Question: Tackled another one of your lessons, this one on the bushes and grasses DVD. I really enjoy doing these and I found doing bushes a little tough.
I made mud on the right side doing the bushes and had to scrape off the paint and start over. I still wasn’t happy with what I did do. Maybe because I thought my foliage color wasn’t dark enough. Was tough seeing them on the grass. I will have to practice more on bushes and the technique of applying them to the canvas.
My brush doesn’t behave like yours does. I used the 2 inch brush but found it difficult to put it on the canvas and bend it until the boot bristles touched the canvas. Mine did not look like yours.
Do you think my water moves too much?
I’m never sure just how much paint to mix up and maybe that is most of my trouble. Not enough paint on the brush although doing the highlighting on them was a tad easier for me so not sure why I am having so much difficulty with the ugly mix on the canvas.
Maybe you have a couple of ideas what I may be doing wrong?
Thanks for the question and thanks for the photo. That really helps in trying to understand what may be going on.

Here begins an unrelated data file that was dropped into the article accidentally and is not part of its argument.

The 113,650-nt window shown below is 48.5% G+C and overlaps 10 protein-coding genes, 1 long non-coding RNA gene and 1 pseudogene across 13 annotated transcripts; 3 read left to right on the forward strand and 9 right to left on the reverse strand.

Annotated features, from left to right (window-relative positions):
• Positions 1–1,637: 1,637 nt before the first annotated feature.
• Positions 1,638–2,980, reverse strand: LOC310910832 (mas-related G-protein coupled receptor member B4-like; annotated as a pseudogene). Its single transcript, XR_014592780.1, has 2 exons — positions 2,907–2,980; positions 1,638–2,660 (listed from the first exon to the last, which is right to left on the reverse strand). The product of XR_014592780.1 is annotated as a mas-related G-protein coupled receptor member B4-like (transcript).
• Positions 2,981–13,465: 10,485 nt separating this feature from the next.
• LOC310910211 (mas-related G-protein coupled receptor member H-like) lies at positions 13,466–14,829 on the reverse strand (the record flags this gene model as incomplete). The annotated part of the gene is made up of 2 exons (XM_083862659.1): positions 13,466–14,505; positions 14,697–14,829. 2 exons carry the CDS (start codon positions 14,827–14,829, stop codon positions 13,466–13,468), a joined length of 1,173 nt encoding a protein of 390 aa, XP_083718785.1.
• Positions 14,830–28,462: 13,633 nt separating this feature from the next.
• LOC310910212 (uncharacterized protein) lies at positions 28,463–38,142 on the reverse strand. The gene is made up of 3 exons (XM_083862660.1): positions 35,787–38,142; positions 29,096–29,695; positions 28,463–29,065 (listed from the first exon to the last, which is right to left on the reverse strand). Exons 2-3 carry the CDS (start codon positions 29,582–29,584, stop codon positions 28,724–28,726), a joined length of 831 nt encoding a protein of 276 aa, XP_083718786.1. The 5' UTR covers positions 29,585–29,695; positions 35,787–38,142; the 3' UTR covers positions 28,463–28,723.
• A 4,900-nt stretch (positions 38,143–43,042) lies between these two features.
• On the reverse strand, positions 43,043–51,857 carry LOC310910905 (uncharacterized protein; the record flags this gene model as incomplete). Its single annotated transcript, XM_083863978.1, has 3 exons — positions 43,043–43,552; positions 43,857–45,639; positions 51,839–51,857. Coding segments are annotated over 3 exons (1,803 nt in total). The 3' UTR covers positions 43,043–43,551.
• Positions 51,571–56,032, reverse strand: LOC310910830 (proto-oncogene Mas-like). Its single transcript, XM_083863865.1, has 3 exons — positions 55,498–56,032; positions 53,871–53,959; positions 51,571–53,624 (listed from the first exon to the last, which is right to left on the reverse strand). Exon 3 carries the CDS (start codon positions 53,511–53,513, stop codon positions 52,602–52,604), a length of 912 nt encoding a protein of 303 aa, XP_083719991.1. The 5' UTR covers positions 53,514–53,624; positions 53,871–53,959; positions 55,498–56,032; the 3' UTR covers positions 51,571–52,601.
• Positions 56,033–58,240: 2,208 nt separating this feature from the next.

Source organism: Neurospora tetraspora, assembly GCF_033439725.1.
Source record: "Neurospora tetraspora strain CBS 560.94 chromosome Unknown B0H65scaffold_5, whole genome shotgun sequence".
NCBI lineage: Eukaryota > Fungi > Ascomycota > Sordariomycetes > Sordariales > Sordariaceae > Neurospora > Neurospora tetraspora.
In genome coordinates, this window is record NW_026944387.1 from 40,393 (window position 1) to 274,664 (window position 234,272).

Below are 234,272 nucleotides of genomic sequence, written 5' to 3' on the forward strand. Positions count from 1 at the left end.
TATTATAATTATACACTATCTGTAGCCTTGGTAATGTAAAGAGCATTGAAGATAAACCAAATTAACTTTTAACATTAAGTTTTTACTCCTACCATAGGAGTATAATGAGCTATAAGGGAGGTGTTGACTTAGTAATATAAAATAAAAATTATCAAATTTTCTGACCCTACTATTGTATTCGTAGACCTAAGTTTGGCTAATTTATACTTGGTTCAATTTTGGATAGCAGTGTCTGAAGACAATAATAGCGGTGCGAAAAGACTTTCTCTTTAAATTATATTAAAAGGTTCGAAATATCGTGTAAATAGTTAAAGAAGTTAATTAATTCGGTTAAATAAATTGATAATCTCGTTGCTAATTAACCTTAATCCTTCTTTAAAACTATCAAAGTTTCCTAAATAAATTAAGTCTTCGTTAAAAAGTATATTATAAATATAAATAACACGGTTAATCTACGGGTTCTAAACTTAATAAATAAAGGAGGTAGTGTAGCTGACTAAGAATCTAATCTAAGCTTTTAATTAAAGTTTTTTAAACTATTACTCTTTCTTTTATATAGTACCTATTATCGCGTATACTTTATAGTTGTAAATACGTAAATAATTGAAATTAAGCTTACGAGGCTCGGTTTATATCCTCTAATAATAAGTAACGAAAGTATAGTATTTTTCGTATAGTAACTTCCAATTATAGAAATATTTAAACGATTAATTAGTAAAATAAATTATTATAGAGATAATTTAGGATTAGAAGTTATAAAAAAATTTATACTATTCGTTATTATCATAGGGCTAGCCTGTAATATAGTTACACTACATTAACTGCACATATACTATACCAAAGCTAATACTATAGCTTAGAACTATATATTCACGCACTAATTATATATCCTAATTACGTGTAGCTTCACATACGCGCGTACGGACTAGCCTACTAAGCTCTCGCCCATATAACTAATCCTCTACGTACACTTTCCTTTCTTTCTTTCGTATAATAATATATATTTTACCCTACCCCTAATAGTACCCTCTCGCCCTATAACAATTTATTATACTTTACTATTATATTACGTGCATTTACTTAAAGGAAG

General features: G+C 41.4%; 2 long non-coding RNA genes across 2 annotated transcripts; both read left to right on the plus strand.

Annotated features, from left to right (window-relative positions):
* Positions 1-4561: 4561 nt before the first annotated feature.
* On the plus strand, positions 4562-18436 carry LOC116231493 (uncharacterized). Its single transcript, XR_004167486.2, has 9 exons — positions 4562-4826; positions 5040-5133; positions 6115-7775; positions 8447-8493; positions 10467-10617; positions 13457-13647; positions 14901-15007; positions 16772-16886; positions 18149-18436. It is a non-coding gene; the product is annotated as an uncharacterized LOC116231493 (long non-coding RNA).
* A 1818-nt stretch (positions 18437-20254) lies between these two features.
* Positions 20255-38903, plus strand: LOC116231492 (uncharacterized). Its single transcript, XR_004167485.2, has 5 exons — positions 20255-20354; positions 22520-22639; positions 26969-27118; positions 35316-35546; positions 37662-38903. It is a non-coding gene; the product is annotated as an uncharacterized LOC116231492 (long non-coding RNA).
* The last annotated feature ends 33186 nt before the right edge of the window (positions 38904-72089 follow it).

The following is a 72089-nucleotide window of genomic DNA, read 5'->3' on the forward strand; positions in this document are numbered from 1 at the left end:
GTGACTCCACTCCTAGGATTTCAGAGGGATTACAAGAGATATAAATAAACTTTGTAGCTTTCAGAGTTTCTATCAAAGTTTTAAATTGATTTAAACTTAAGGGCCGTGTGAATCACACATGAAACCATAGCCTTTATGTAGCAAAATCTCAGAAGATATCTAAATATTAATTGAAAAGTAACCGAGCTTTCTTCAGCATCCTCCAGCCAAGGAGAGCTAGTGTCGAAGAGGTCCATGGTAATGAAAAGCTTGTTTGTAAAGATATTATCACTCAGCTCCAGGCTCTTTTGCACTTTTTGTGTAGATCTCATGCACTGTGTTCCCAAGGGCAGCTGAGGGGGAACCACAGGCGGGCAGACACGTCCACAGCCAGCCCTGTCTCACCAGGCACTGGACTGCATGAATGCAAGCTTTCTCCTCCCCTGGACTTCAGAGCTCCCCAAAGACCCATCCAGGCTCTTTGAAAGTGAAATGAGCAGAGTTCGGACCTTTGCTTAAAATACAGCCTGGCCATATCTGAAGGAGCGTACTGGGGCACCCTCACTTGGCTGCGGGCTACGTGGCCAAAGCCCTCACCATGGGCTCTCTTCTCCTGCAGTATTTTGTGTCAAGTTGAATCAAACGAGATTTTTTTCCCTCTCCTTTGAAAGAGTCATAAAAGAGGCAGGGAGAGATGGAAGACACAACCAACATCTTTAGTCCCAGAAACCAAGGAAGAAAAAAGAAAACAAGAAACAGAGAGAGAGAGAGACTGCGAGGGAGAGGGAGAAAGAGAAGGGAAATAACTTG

First, let me say we all make mud. I was just in Florida for a week teaching and right there in front of everyone, I did it.
I made mud.
I’ve made ten thousands of great bushes, but right in front of everyone I blew it.
I scraped off the mud and just redid the bushes.
In looking at your photos, I do not think its the darkness of the under painting that is your problem. I do not see the nice lattice formations for bushes that I like to see. I believe you may not have thinned down your paints enough. We can have a lot of paint on our brushes, but if it is not ‘wetter’ (which is my way of saying thinner paint — remember thin paints sticks to thick paints) than what’s on the canvas, it will not ‘stick’. Remember, thin paints stick to thick paints.
Also, you may be more comfortable using the 1″ brush than the 2″ brush. It wasn’t until after I mastered the 1″ that I could develop good control with the 2″.